Loughry: Rose has to be the most disappointed. He was right there to the end and had several chances to put Sergio away, but just didn’t do it; birdie putt on 13, par putt on 17, birdie putt on 18 – he had his chances.
Kaplan: I was shocked by how much Spieth struggled on Sunday considering just how well he played on Moving Day. I thought the tournament was setting up perfectly for the Texan’s redemption narrative and that Spieth was going to take control of the tournament on the front nine, but he struggled right out of the gate with three bogeys in his first six holes. By the time he got to the 12th tee, all hopes of a victory for the 23-year-old had already been scrapped.
Quinn: Setting the PVR has never been easier. In the last 26 Masters, 22 winners have teed off in the last twosome. The longest modern-era charges have come from 4th place ( Zach in ’07 and Bubba in ’12), and everyone’s favourite super hero Art Wall (from 13th place in 1959) is the only guy to ever win it from outside of the top 10 after 54 holes. So what’s to regret, other than Rose playing the 18th in the playoff like he’d never seen the hole before, and miss-reading the same putt twice in a half hour? No one else can have any legitimate regrets. They weren’t in it Sunday.
Mumford: While Rose may have some regrets about a bad swing in the playoff, he was there at the end and had a chance. I think Jordan Spieth and Rickie Fowler probably have more regrets because they had a chance to be there and never showed up. Spieth obviously knows how to play Augusta and two strokes was nothing to overcome if he was on his game. But he never was. Fowler, on the other hand, has something to prove. He may be the most popular player on Tour and certainly has been one of the most visible for five or six years, yet he only has four wins and no majors. This was his best opportunity and he flat out blew it. Both players should be kicking themselves hard.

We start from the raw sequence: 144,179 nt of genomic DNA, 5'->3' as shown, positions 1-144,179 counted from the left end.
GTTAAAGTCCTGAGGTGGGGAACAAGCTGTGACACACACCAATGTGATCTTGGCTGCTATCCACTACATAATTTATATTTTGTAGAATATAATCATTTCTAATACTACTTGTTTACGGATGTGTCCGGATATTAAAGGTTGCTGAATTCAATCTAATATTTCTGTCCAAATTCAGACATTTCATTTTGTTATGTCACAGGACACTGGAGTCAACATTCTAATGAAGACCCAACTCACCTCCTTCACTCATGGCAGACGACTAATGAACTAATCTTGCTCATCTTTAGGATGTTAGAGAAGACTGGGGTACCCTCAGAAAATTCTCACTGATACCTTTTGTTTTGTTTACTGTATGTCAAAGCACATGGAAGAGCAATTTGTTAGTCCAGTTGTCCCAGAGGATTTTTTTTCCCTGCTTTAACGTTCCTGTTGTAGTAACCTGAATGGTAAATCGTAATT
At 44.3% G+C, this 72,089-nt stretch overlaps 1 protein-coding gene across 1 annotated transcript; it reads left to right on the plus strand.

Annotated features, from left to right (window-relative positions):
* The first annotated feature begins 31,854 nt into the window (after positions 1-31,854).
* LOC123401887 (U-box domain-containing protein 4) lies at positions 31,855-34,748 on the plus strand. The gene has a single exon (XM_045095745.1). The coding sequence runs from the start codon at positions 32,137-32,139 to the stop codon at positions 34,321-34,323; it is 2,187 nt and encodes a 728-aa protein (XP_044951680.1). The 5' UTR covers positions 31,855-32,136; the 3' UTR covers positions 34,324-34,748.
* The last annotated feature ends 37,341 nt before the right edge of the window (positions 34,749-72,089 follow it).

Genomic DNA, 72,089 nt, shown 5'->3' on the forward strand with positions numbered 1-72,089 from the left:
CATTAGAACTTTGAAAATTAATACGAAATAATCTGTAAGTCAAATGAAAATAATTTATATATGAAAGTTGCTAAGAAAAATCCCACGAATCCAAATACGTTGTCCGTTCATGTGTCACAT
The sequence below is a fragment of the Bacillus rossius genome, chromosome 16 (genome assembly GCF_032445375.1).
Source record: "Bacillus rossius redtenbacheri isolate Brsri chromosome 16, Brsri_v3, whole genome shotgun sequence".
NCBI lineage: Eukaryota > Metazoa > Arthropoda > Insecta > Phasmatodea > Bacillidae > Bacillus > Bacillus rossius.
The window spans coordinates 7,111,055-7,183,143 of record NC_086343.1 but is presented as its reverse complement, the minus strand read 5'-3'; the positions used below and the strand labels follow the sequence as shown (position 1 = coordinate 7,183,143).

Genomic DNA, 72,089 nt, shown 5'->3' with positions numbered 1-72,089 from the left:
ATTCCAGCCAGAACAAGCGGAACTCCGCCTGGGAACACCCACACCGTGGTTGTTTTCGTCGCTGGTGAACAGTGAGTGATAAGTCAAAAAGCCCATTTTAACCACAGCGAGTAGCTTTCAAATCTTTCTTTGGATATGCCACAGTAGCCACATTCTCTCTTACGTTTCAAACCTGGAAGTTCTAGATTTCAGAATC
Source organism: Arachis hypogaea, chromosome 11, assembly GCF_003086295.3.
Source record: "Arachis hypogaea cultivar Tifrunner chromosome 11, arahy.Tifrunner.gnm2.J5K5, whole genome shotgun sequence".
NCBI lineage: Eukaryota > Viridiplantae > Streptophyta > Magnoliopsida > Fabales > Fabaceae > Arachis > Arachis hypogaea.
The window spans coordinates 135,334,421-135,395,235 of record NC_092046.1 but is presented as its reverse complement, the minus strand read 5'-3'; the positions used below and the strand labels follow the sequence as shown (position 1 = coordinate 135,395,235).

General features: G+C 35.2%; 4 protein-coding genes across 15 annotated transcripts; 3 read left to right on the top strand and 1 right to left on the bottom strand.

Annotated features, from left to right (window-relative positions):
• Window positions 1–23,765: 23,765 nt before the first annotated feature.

Now that Sergio has the monkey off his back when it comes to majors, who’s next in line when it comes to sentimental favourites to win a major?
Deeks: If you mean, “who’s NOW the best player never to have won a major and who has a realistic shot at one” (thereby ruling out a guy like Lee Westwood), I’d love to see Rickie Fowler win something big, although he does have that TPC on his belt. I’m also jumping on the John Rahm wagon, but we don’t know yet if he’s just a kid on a hot streak. Hideki Matsuyama is still largely an unknown quantity, but he’s shown he belongs in the conversation. Patrick Reed would never be MY sentimental favourite, but he’s a good enough player. For sentimental value, though, in my view, no one’s more deserving than Matt Kuchar. But time’s a wastin’…
Loughry: Isn’t the sentimental favourite now to win Lee Westwood? How isn’t it? It sure isn’t Colin Montgomery, the full Monty, who is more than past his prime, no matter how much we’d like to think he could do the unthinkable like both Watson and Norman almost did. Maybe a close second is Rickie Fowler.
Kaplan: It’s got to be one of Phil Mickelson or Rocco Mediate winning the US Open. Hopefully, that’s the final group at Erin Hills this year.
Quinn: With this gang of multi-millionaires, it’s hard to conjure sentimentality. I think it stops at Lee Westwood. But rather than have a ‘best ever to not win’ take one, I’d prefer that another young guy gets on the board and starts cranking up the rivalries.
Mumford: Phil Mickelson will be the sentimental favourite to win the U.S. Open until he does or dies trying. Maybe Lee Westwood notches some votes as the player with the most tries without a win but like Monty, I suspect he’s destined to be denied. For the record I also thought Sergio would never win a major either but he was a different Sergio this year at Augusta. Rory will be the sentimental favourite to complete his personal Grand Slam next year at Augusta but overall, I think most people will be pulling for Rickie Fowler to win a major. He has that Arnold Palmer likeability, plenty of game and it’s hard to root against him. He may not always be the betting favourite but he’ll be almost everybody’s sentimental favourite.